Wildlife Madagascar is committed to preserving and safeguarding Madagascar’s unique biodiversity through a comprehensive strategy and collaborative efforts. We work closely with Malagasy communities to develop sustainable conservation solutions that benefit both the environment and local livelihoods. By fostering partnerships among individuals, local organizations, non-profits, and government agencies, we aim to create lasting change while addressing poverty alleviation and biodiversity protection in one of the planet’s most imperiled ecosystems.


Our mission is to collaborate with communities to conserve Madagascar’s extraordinary biodiversity.

Our Vision

We envision healthy communities advocating for and conserving Madagascar’s forests and wildlife.

Biodiversity Hotspot

Madagascar is a biodiversity hotspot, renowned for its unique and diverse ecosystems found nowhere else on Earth. It is home to a wide array of endemic species, including Critically Endangered lemurs like the indri, aye-aye, silky sifaka, and van der Decken’s sifaka, as well as chameleons, tenrecs, and euplerid carnivores such as fosa. Madagascar is also home to incredible flora. Among the most notable are its seven baobab tree species, six of which are endemic, and the over 1,000 orchid species, with 90% being endemic.

Field Sites

We operate in three key field sites:

Anjanaharibe-Sud Special Reserve (ASSR): Located in northeastern Madagascar, this formally protected area (IUCN category IV) is known for its rich biodiversity, unique flora and fauna, and primary rainforest habitat for the indri, aye-aye, silky sifaka, and other Critically Endangered species. ASSR is also known for its incredible diversity of herpetofauna including at least 43 species of amphibians, 43 species of reptiles, 112 species of birds (including the helmet vanga), and 52 species of mammals.

La Mananara (Anjozorobe-Angavo): Situated in central-eastern Madagascar, this private land holding is approximately 4,000 hectares of largely high-elevation primary humid forest. It is located within the Anjozorobe-Angavo Protected Harmonious Landscape (IUCN category V), a 53,000-hectare protected area. It supports important populations of indri, diademed sifaka, and other endemic species, and represents one of the last remnants of natural forest remaining in the Central Highlands.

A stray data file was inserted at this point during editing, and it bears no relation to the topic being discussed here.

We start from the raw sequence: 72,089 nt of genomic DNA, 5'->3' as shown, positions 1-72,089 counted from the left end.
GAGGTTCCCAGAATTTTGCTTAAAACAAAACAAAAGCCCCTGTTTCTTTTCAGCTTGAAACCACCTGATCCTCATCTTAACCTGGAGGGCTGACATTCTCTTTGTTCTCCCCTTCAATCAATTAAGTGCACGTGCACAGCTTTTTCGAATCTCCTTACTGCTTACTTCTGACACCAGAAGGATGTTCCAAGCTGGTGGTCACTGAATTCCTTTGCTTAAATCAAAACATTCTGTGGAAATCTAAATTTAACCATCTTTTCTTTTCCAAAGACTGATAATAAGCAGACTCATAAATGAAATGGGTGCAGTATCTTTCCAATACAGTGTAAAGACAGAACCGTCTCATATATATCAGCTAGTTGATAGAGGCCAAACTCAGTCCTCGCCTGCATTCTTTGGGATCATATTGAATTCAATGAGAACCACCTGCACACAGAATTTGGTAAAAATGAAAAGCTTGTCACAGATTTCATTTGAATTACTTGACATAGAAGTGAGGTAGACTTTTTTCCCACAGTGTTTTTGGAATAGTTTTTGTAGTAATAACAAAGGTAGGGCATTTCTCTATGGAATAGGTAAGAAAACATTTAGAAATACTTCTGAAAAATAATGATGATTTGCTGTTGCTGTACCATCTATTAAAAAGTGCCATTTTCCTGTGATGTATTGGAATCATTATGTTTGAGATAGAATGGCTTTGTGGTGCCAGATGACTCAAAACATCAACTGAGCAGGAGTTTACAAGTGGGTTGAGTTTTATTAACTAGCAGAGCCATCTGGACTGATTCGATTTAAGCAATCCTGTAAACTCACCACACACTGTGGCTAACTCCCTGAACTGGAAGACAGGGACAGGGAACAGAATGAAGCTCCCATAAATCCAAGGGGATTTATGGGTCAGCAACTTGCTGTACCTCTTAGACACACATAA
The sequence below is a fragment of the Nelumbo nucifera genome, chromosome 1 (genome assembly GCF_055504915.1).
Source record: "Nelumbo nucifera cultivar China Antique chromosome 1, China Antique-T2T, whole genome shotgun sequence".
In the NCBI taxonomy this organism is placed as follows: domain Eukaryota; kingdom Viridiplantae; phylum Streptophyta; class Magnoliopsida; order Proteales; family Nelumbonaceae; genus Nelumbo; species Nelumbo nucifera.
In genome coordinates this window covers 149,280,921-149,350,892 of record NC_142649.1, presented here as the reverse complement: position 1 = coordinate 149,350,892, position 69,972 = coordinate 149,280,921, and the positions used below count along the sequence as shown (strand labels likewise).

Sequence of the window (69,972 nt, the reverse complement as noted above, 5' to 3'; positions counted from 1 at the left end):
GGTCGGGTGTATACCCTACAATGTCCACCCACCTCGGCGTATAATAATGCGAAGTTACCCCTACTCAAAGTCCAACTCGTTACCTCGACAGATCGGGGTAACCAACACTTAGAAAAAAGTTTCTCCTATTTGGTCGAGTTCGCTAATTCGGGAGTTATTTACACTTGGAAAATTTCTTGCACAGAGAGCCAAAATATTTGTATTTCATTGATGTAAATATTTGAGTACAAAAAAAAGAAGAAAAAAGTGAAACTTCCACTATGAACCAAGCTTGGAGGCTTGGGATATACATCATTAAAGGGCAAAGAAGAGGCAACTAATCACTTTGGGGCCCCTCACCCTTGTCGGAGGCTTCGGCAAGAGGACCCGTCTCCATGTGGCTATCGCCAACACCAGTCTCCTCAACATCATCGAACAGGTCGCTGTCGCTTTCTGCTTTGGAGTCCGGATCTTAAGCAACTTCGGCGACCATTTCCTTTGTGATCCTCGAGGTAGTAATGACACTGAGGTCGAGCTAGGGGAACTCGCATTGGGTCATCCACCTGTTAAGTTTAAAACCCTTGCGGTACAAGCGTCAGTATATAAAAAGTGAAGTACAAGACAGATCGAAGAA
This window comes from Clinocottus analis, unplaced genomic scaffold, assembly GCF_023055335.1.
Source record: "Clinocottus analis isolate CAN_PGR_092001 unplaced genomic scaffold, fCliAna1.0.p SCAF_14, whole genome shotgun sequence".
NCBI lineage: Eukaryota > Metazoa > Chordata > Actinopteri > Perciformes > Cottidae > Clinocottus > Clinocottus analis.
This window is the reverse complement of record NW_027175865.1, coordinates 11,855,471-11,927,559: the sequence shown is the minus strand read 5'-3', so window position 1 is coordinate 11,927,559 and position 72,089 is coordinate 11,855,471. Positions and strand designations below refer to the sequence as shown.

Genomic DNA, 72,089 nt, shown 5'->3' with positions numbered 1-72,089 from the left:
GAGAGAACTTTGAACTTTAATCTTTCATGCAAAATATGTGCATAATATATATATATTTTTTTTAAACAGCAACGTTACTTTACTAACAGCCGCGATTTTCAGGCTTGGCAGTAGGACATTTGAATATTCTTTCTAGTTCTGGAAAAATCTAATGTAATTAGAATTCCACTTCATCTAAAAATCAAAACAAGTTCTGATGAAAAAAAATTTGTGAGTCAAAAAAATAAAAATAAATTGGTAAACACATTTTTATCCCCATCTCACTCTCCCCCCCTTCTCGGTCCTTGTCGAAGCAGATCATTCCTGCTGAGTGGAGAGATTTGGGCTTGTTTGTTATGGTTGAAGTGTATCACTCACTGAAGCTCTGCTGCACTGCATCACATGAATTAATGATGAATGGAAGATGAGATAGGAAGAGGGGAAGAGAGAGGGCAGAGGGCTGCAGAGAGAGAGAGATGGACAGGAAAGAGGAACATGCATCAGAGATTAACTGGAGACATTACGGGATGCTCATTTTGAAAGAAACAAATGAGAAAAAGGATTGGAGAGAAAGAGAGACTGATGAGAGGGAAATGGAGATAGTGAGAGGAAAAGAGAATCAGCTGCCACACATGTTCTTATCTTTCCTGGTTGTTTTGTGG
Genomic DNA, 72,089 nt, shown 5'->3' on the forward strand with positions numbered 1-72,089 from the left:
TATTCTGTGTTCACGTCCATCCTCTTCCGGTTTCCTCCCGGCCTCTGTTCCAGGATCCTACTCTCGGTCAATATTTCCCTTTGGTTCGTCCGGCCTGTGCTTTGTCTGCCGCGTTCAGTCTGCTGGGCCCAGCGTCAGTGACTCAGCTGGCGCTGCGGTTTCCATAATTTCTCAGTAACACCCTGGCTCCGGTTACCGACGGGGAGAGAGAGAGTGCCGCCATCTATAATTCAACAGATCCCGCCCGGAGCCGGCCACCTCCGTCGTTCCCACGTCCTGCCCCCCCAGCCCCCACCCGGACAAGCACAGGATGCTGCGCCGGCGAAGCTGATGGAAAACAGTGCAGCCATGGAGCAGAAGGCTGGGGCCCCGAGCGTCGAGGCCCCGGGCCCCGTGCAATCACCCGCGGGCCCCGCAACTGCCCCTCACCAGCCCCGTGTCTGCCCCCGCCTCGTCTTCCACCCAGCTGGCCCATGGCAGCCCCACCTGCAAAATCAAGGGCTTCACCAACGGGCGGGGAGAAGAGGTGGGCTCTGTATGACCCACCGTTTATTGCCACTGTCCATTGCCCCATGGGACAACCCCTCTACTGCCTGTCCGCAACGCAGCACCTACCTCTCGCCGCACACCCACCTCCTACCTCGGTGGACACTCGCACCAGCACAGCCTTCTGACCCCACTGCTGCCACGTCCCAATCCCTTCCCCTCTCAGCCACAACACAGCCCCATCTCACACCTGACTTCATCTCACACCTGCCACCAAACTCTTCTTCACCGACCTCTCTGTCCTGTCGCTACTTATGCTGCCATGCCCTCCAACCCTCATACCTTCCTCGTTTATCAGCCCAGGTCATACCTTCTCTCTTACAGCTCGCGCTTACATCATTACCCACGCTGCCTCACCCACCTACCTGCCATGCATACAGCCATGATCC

Namoroka National Park: Found in northwestern Madagascar, the park is a formally protected area (IUCN category II). It is renowned for its unique geological features, including the spectacular tsingy formations, caves, and ancient pictographs that offer a glimpse into Madagascar’s rich cultural and natural history. This park is home to diverse ecosystems including dry forest and wetlands and hosts threatened wildlife including the Critically Endangered van der Decken’s sifaka, Tsiombikibo sportive lemur, and Namoroka leaf chameleon, as well as at least six species of amphibians, 31 species of reptiles, 102 species of birds, and 34 species of mammals.

Threats to Madagascar’s Biodiversity

Madagascar faces severe threats to its unique biodiversity. Deforestation due to agriculture, logging, and charcoal production leads to habitat loss, threatening endemic species like lemurs and unique plants. Illegal hunting and wildlife trade further deplete populations, while invasive species disrupt ecosystems and climate change exacerbates these challenges.

Programs to Address Biodiversity Threats

Our programs focus on creating long-term change, alleviating poverty, and supporting environmental conservation:

  • Biodiversity research, wildlife and habitat studies, and species conservation planning
  • Field research stations hosting wildlife researchers, students, and volunteers
  • Park management planning and implementation
  • Community-led biodiversity monitoring, patrolling services, and park border enforcement
  • Supporting communities and building local capacity around park operations
  • Livelihood development and income generation for local residents
  • Training for farmers to improve agricultural practices for greater food security
  • Sustainable ecotourism and nature-based tourism programs
Addressing Food Security

Wildlife Madagascar’s initiative on sakondry farming aims to address food insecurity and malnutrition in Madagascar, where a significant portion of the population lives below the poverty line and faces food shortages. By promoting the cultivation and consumption of sakondry, a native insect species rich in essential nutrients, the project seeks to provide a sustainable food source that is affordable, accessible, and culturally accepted. Sakondry farming not only contributes to improving nutrition and household income but also helps preserve biodiversity by utilizing existing agricultural areas without the need for further deforestation. Wildlife Madagascar’s efforts include providing seed stock and training for local communities to grow bean plants and farm sakondry, creating a cooperative network for seed sharing and sales, and empowering communities to improve their livelihoods while protecting endangered wildlife.


We collaborate with a range of partners, including the Abraham Foundation, El Paso Zoo, Apenheul Primate Conservation Trust, San Diego Foundation, University of Antananarivo, Lemur Conservation Foundation, Weeden Foundation, and others, to achieve our conservation goals and make a meaningful impact.

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